Domestic violence survivors and their supporters ‘Take Back the Night’
WILMINGTON, NC (WWAY) — The 31st annual Take Back the Night march shined a light on abuse that happens behind closed doors.
Thursday evening, several survivors and supporters gathered in downtown Wilmington to take back the night for domestic violence victims.
“A lot of people that are in domestic violence relationships feel alone,” said violence prevention specialist Jenna Young. “And that’s what we want them to know is that they’re not alone, there are people there to help.”
It’s an issue Detective Holt Wooddell said did not get better with the pandemic. Last year, Wooddell said the Wilmington Police received more than 3,000 domestic violence calls. This year’s numbers are just shy of 2,400 so far. That’s why Wooddell is grateful for events like Take Back the Night.
“Sometimes seeing events like this take place can help somebody take that next step and realize, hey, there are people there for me, and I need to get some help,” Wooddell explained.
With one in three women and one in five men in the U.S. experiencing domestic violence, it’s something many, including Shequana Pulliam are no stranger to.
Pulliam said towards the end of their relationship, her sister’s ex-boyfriend began to abuse her little sister.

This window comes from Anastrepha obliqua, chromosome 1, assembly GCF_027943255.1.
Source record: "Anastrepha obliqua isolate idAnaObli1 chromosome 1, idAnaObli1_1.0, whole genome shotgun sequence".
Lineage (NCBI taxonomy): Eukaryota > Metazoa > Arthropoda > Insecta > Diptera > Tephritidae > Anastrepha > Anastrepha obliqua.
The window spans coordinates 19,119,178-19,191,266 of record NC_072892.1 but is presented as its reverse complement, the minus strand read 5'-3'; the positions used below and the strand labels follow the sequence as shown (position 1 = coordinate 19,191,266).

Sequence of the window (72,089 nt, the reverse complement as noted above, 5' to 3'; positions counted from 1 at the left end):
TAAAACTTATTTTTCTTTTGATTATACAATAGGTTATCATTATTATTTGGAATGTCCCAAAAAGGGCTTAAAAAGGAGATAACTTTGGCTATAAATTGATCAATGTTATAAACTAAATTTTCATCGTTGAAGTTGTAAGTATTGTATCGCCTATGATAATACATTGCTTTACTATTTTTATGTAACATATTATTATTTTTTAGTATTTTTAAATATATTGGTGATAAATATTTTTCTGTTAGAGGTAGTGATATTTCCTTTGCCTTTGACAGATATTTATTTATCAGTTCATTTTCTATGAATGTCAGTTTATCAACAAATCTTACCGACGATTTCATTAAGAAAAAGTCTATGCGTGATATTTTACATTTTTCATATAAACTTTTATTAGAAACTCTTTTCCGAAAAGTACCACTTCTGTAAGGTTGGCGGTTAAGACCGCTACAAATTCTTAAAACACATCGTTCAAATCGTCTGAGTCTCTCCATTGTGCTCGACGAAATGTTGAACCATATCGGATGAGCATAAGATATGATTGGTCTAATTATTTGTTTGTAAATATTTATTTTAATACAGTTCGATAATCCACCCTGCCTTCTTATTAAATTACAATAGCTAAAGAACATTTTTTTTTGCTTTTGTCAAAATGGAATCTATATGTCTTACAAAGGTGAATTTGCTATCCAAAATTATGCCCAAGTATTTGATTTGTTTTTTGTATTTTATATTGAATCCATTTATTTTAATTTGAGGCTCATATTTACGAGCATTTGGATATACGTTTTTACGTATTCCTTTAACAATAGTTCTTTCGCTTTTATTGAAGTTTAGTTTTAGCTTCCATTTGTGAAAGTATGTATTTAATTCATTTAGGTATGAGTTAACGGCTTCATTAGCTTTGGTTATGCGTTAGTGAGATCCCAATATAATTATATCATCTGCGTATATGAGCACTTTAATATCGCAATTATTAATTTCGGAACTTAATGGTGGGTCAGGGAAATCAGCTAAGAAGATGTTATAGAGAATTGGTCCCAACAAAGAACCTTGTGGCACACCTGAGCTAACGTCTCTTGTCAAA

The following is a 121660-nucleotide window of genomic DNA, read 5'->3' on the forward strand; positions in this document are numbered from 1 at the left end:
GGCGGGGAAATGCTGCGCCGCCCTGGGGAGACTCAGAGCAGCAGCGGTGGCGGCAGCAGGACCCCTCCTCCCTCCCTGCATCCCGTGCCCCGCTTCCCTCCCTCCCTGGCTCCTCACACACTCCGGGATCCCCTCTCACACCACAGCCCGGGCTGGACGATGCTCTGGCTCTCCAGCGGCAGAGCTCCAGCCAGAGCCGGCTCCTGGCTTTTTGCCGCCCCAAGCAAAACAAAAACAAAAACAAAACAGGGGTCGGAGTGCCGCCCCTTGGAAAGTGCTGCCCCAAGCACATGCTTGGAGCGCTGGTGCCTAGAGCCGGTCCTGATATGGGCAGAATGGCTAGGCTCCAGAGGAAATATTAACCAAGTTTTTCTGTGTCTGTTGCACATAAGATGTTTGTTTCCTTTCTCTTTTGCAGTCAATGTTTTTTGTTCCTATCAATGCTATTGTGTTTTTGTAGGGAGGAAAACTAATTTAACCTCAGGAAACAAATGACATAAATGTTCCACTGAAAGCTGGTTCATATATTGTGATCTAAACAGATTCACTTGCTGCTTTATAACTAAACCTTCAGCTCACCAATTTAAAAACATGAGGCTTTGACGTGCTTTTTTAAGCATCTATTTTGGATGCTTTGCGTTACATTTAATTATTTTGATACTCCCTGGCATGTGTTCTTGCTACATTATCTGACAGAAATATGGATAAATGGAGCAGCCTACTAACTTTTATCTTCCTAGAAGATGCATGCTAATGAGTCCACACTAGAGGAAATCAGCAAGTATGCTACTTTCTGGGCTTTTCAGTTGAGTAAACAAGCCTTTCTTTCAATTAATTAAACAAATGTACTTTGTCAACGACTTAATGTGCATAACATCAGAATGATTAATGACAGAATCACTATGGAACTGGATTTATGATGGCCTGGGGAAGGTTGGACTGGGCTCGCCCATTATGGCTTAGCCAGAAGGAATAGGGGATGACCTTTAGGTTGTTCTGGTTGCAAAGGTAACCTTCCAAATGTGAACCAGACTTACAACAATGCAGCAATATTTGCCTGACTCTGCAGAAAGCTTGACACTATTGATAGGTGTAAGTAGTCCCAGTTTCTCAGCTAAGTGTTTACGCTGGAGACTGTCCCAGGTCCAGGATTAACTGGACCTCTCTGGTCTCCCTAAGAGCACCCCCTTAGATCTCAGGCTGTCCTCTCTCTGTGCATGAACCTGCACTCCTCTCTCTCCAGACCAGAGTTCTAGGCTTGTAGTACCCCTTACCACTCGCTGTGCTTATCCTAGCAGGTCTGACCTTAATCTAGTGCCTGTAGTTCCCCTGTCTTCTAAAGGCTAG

In 2008, after they broke up and her sister got help and moved out, the ex-boyfriend ambushed Pulliam’s sister. He shot and killed her outside her home.
“It happened kind of right at the end of their relationship. And it went from a disagreement to an assault, to her being dead within a matter of months,” remembered Pulliam.
She said her family was shocked. They never believed it could happen to their family, especially with her sister being a member of law enforcement.
“Domestic violence does not have a preference,” Pulliam said. “It can happen to any person and any relationship.”
And according to Wooddell, domestic violence should be reported to authorities as soon as possible.
“We’d rather get you help early than find out that your life was taken early at the hands of a domestic violence aggressor.”
Here in New Hanover County, survivors can call 911 or Open Gate, Wilmington’s domestic violence shelter at 910-343-0703.